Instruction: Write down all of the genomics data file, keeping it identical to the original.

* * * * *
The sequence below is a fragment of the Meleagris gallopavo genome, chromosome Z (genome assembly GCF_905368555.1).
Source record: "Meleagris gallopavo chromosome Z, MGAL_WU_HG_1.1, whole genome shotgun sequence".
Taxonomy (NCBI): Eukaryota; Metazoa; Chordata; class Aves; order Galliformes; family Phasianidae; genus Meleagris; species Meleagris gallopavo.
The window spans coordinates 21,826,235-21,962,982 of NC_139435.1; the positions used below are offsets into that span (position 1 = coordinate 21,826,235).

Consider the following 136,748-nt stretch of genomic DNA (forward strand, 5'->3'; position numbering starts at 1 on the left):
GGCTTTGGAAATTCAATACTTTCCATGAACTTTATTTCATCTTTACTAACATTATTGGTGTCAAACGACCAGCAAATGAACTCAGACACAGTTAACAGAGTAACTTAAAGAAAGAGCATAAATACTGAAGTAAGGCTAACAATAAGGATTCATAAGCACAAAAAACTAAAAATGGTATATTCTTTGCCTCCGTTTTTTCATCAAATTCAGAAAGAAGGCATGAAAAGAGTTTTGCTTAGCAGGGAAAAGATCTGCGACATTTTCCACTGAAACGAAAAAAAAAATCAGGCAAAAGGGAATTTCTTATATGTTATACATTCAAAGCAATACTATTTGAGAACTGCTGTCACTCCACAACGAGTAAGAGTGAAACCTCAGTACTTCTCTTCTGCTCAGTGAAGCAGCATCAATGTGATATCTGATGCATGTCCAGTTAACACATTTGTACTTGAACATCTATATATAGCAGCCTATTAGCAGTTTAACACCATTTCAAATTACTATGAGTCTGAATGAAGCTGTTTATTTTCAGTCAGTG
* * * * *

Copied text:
The sequence below is a fragment of the Meleagris gallopavo genome, chromosome Z (genome assembly GCF_905368555.1).
Source record: "Meleagris gallopavo chromosome Z, MGAL_WU_HG_1.1, whole genome shotgun sequence".
Taxonomy (NCBI): Eukaryota; Metazoa; Chordata; class Aves; order Galliformes; family Phasianidae; genus Meleagris; species Meleagris gallopavo.
The window spans coordinates 21,826,235-21,962,982 of NC_139435.1; the positions used below are offsets into that span (position 1 = coordinate 21,826,235).

Consider the following 136,748-nt stretch of genomic DNA (forward strand, 5'->3'; position numbering starts at 1 on the left):
GGCTTTGGAAATTCAATACTTTCCATGAACTTTATTTCATCTTTACTAACATTATTGGTGTCAAACGACCAGCAAATGAACTCAGACACAGTTAACAGAGTAACTTAAAGAAAGAGCATAAATACTGAAGTAAGGCTAACAATAAGGATTCATAAGCACAAAAAACTAAAAATGGTATATTCTTTGCCTCCGTTTTTTCATCAAATTCAGAAAGAAGGCATGAAAAGAGTTTTGCTTAGCAGGGAAAAGATCTGCGACATTTTCCACTGAAACGAAAAAAAAAATCAGGCAAAAGGGAATTTCTTATATGTTATACATTCAAAGCAATACTATTTGAGAACTGCTGTCACTCCACAACGAGTAAGAGTGAAACCTCAGTACTTCTCTTCTGCTCAGTGAAGCAGCATCAATGTGATATCTGATGCATGTCCAGTTAACACATTTGTACTTGAACATCTATATATAGCAGCCTATTAGCAGTTTAACACCATTTCAAATTACTATGAGTCTGAATGAAGCTGTTTATTTTCAGTCAGTG